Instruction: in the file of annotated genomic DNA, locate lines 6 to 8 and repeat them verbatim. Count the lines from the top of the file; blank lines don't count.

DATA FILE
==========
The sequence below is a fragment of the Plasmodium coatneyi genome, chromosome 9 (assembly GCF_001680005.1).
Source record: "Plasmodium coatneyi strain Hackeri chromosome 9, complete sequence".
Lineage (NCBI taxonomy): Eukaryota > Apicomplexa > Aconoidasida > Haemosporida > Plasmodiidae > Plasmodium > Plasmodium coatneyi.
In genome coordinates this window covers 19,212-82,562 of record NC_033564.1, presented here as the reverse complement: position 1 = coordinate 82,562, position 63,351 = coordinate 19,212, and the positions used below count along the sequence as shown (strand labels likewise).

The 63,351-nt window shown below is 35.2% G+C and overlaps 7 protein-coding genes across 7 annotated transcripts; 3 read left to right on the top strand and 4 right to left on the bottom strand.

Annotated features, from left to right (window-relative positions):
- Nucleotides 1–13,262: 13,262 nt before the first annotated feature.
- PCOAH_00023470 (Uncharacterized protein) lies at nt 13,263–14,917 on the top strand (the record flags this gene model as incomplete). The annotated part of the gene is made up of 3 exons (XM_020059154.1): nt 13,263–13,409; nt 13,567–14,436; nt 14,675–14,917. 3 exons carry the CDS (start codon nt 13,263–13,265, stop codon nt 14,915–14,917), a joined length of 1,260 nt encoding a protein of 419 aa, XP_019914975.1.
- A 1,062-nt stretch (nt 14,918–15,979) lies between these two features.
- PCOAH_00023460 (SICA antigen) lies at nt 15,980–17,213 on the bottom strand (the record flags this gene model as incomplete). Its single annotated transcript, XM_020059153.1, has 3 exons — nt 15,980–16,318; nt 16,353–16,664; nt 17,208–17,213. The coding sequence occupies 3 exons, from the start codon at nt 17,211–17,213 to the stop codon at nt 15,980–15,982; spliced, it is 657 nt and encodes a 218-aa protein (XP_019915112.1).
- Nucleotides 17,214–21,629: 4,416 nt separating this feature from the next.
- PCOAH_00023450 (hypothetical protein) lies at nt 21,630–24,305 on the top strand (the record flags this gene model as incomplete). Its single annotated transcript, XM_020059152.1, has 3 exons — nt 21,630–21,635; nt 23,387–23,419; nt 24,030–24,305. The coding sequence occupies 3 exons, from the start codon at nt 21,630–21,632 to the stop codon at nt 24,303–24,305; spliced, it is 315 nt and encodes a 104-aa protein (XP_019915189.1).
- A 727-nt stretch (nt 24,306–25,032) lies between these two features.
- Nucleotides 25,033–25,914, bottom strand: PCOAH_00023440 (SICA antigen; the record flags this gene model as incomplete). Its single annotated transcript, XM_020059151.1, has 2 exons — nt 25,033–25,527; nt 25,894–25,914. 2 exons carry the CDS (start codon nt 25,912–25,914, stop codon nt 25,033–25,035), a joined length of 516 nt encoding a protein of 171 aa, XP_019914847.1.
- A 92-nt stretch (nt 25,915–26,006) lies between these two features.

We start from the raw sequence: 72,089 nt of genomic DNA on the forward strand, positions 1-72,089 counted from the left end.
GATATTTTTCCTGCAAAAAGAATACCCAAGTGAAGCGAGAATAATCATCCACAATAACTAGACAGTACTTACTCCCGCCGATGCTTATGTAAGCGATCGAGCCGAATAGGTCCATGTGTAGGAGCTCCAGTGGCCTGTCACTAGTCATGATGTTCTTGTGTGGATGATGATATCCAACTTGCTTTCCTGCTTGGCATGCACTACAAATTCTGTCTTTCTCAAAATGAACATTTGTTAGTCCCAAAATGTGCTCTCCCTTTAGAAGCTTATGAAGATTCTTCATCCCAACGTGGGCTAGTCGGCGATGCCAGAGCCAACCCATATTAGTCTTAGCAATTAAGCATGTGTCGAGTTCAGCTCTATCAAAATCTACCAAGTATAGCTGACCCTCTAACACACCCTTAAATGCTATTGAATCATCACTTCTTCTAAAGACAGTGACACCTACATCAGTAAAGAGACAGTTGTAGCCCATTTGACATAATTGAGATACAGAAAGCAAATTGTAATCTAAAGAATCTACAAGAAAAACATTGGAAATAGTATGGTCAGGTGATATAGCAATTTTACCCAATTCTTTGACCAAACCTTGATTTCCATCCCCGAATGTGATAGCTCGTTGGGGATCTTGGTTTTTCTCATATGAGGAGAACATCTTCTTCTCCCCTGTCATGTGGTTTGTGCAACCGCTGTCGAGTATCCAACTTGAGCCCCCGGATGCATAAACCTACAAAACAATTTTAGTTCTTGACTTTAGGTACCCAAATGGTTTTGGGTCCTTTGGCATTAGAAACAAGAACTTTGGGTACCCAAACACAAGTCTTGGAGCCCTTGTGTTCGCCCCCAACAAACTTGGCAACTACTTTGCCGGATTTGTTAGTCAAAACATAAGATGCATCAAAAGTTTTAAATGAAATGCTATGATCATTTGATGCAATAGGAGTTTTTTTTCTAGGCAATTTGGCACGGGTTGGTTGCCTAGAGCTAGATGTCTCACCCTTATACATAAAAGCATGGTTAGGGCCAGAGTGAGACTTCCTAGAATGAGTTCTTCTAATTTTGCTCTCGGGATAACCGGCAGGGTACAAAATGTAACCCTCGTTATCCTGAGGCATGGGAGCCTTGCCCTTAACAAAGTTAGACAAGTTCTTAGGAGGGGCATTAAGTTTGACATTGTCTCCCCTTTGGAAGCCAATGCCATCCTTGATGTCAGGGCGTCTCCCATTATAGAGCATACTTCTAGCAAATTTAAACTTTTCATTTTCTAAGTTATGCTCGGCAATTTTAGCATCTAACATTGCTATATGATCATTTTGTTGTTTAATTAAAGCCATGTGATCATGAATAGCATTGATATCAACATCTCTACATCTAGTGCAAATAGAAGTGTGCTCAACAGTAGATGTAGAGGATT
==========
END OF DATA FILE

Annotated features, from left to right (window-relative positions):
- Nucleotides 1–13,262: 13,262 nt before the first annotated feature.
- PCOAH_00023470 (Uncharacterized protein) lies at nt 13,263–14,917 on the top strand (the record flags this gene model as incomplete). The annotated part of the gene is made up of 3 exons (XM_020059154.1): nt 13,263–13,409; nt 13,567–14,436; nt 14,675–14,917. 3 exons carry the CDS (start codon nt 13,263–13,265, stop codon nt 14,915–14,917), a joined length of 1,260 nt encoding a protein of 419 aa, XP_019914975.1.